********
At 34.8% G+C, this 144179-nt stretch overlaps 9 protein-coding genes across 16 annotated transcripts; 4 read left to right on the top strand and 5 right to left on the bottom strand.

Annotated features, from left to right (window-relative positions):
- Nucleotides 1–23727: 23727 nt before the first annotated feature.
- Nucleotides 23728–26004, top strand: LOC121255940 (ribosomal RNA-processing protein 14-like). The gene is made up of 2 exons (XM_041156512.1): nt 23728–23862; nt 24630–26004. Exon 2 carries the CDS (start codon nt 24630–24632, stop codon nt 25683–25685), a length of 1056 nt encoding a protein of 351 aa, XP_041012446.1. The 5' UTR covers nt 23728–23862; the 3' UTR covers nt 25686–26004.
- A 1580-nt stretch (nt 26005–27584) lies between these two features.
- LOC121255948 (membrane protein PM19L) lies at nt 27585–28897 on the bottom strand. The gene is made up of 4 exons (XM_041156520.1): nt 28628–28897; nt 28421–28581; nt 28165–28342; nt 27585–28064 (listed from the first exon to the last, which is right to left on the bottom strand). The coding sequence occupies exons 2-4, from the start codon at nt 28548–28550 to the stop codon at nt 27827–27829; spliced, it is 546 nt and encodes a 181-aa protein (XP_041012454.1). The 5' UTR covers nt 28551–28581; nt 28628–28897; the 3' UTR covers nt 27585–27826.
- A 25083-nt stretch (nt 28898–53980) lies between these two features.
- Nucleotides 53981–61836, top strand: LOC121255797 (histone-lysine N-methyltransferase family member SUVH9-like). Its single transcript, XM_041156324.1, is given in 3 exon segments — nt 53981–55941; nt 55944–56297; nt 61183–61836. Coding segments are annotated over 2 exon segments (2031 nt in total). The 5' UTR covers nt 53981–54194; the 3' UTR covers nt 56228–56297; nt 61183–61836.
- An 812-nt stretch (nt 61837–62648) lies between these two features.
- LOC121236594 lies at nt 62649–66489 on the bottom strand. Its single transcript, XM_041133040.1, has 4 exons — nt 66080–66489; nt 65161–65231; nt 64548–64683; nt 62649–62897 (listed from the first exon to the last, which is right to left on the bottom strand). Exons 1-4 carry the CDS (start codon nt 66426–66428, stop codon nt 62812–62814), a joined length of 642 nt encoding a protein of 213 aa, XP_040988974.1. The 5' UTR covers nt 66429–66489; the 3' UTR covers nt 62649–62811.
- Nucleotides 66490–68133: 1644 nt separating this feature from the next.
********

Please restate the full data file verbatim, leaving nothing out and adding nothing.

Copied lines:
At 34.8% G+C, this 144179-nt stretch overlaps 9 protein-coding genes across 16 annotated transcripts; 4 read left to right on the top strand and 5 right to left on the bottom strand.

Annotated features, from left to right (window-relative positions):
- Nucleotides 1–23727: 23727 nt before the first annotated feature.
- Nucleotides 23728–26004, top strand: LOC121255940 (ribosomal RNA-processing protein 14-like). The gene is made up of 2 exons (XM_041156512.1): nt 23728–23862; nt 24630–26004. Exon 2 carries the CDS (start codon nt 24630–24632, stop codon nt 25683–25685), a length of 1056 nt encoding a protein of 351 aa, XP_041012446.1. The 5' UTR covers nt 23728–23862; the 3' UTR covers nt 25686–26004.
- A 1580-nt stretch (nt 26005–27584) lies between these two features.
- LOC121255948 (membrane protein PM19L) lies at nt 27585–28897 on the bottom strand. The gene is made up of 4 exons (XM_041156520.1): nt 28628–28897; nt 28421–28581; nt 28165–28342; nt 27585–28064 (listed from the first exon to the last, which is right to left on the bottom strand). The coding sequence occupies exons 2-4, from the start codon at nt 28548–28550 to the stop codon at nt 27827–27829; spliced, it is 546 nt and encodes a 181-aa protein (XP_041012454.1). The 5' UTR covers nt 28551–28581; nt 28628–28897; the 3' UTR covers nt 27585–27826.
- A 25083-nt stretch (nt 28898–53980) lies between these two features.
- Nucleotides 53981–61836, top strand: LOC121255797 (histone-lysine N-methyltransferase family member SUVH9-like). Its single transcript, XM_041156324.1, is given in 3 exon segments — nt 53981–55941; nt 55944–56297; nt 61183–61836. Coding segments are annotated over 2 exon segments (2031 nt in total). The 5' UTR covers nt 53981–54194; the 3' UTR covers nt 56228–56297; nt 61183–61836.
- An 812-nt stretch (nt 61837–62648) lies between these two features.
- LOC121236594 lies at nt 62649–66489 on the bottom strand. Its single transcript, XM_041133040.1, has 4 exons — nt 66080–66489; nt 65161–65231; nt 64548–64683; nt 62649–62897 (listed from the first exon to the last, which is right to left on the bottom strand). Exons 1-4 carry the CDS (start codon nt 66426–66428, stop codon nt 62812–62814), a joined length of 642 nt encoding a protein of 213 aa, XP_040988974.1. The 5' UTR covers nt 66429–66489; the 3' UTR covers nt 62649–62811.
- Nucleotides 66490–68133: 1644 nt separating this feature from the next.